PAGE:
Lynn White, Jr.

Lynn White was a Professor of Medieval History at Princeton and Stanford Universities and the University of California, Los Angeles.

  • Machina ex Deo

    Essays in the Dynamism of Western Culture

    Lynn White, Jr.

    A renowned medievalist joins a humanizing grace with insight in these studies in the history of technology and culture. Many discussions of technology treat it as though it were an autonomous force, independent of its context. White shows that for a millennium it has been an integral and major activity of the West, fostered and shaped by other forms of culture and reciprocally affecting them. He is concerned with bridging the present gap between the thinking of the engineers and that of the humanists – a mutual alienation that he considers historically unjustifiable.

    Although the cleavages of change, technological and social, have indeed alienated man from his proper past in a significant way, certain indissoluble continuities survive. That engineering and science have their roots in the Greco-Roman world is well known. But that our present science and technology grew directly out of the Judeo-Christian view of reality as it developed in the Middle Ages is still not widely recognized. Tracing this continuity is one of White's major themes, persuasively developed. The Christian saw the world as a manifestation of the working of the mind of God, and his science – or “natural theology” – was an attempt to decipher God's thought by exploring the nature of his handiwork. Also, the Middle Ages introduced many technical innovations and exploited new sources of power, an active expression of the Christian belief that God had given man power and dominion over all creation. The men who worshiped the Virgin also developed water wheels to perform all kinds of tasks that had previously been done by hand; despite Henry Adams, the Virgin and the dynamo are not historically in opposition. To medieval man, the machine did indeed come from God. And our technological century stems directly from the Middle Ages and its matrix of religious presupposition.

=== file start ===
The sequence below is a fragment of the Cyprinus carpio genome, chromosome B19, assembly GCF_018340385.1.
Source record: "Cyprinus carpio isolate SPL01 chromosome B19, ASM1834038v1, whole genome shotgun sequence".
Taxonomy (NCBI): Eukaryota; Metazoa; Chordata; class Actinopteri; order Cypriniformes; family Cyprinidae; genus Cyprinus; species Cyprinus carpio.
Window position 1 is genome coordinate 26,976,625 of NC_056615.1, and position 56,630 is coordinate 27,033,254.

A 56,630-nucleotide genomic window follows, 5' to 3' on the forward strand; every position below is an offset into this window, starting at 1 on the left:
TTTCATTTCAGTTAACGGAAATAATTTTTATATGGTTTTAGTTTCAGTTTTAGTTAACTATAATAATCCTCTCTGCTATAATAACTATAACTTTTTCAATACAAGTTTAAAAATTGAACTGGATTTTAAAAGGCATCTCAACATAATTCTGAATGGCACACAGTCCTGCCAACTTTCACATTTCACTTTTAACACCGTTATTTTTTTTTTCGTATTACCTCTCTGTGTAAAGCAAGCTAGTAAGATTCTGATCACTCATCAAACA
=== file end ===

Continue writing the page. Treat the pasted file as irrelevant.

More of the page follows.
The last chapter of the book looks ahead to one possible future by probing the psychological agonies that accompany times of rapid cultural change. Such periods of conceptual uncertainty breed mass irrationalities, a recurring symptom of which, historically, has been the public driving out of scapegoats and the hunting of “witches.” The extent to which our society. Changing largely under technological impulse, can avoid this reaction is itself uncertain. It has happened before in “civilized” times. As White notes, “There was a period in our own society when we needed witches and had them in enormous numbers. It began about the year 1300, ended somewhat after 1650, and is usually called the Renaissance.”

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